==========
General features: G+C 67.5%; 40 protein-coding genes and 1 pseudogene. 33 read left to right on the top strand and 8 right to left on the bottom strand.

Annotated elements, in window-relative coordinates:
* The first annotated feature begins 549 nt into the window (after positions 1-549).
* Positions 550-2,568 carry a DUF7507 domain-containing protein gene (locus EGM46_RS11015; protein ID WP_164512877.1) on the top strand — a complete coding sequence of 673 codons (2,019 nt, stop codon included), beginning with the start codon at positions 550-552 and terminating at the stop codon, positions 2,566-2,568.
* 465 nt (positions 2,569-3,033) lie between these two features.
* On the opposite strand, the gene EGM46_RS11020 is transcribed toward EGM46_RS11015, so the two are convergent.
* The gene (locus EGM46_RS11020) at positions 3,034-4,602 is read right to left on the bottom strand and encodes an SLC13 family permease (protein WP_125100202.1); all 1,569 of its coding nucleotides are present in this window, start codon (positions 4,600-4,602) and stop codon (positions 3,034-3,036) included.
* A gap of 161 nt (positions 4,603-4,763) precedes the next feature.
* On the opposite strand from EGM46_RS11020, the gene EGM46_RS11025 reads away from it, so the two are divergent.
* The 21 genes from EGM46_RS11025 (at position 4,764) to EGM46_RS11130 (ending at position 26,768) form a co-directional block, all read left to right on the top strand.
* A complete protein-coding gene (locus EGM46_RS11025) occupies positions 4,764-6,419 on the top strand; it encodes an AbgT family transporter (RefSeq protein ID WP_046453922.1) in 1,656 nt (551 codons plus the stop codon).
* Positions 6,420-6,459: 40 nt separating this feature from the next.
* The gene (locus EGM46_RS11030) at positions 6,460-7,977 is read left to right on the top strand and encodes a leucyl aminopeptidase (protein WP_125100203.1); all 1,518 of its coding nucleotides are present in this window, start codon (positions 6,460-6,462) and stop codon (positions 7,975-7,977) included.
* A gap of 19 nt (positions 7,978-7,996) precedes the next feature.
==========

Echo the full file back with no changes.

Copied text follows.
General features: G+C 67.5%; 40 protein-coding genes and 1 pseudogene. 33 read left to right on the top strand and 8 right to left on the bottom strand.

Annotated elements, in window-relative coordinates:
* The first annotated feature begins 549 nt into the window (after positions 1-549).
* Positions 550-2,568 carry a DUF7507 domain-containing protein gene (locus EGM46_RS11015; protein ID WP_164512877.1) on the top strand — a complete coding sequence of 673 codons (2,019 nt, stop codon included), beginning with the start codon at positions 550-552 and terminating at the stop codon, positions 2,566-2,568.
* 465 nt (positions 2,569-3,033) lie between these two features.
* On the opposite strand, the gene EGM46_RS11020 is transcribed toward EGM46_RS11015, so the two are convergent.
* The gene (locus EGM46_RS11020) at positions 3,034-4,602 is read right to left on the bottom strand and encodes an SLC13 family permease (protein WP_125100202.1); all 1,569 of its coding nucleotides are present in this window, start codon (positions 4,600-4,602) and stop codon (positions 3,034-3,036) included.
* A gap of 161 nt (positions 4,603-4,763) precedes the next feature.
* On the opposite strand from EGM46_RS11020, the gene EGM46_RS11025 reads away from it, so the two are divergent.
* The 21 genes from EGM46_RS11025 (at position 4,764) to EGM46_RS11130 (ending at position 26,768) form a co-directional block, all read left to right on the top strand.
* A complete protein-coding gene (locus EGM46_RS11025) occupies positions 4,764-6,419 on the top strand; it encodes an AbgT family transporter (RefSeq protein ID WP_046453922.1) in 1,656 nt (551 codons plus the stop codon).
* Positions 6,420-6,459: 40 nt separating this feature from the next.
* The gene (locus EGM46_RS11030) at positions 6,460-7,977 is read left to right on the top strand and encodes a leucyl aminopeptidase (protein WP_125100203.1); all 1,518 of its coding nucleotides are present in this window, start codon (positions 6,460-6,462) and stop codon (positions 7,975-7,977) included.
* A gap of 19 nt (positions 7,978-7,996) precedes the next feature.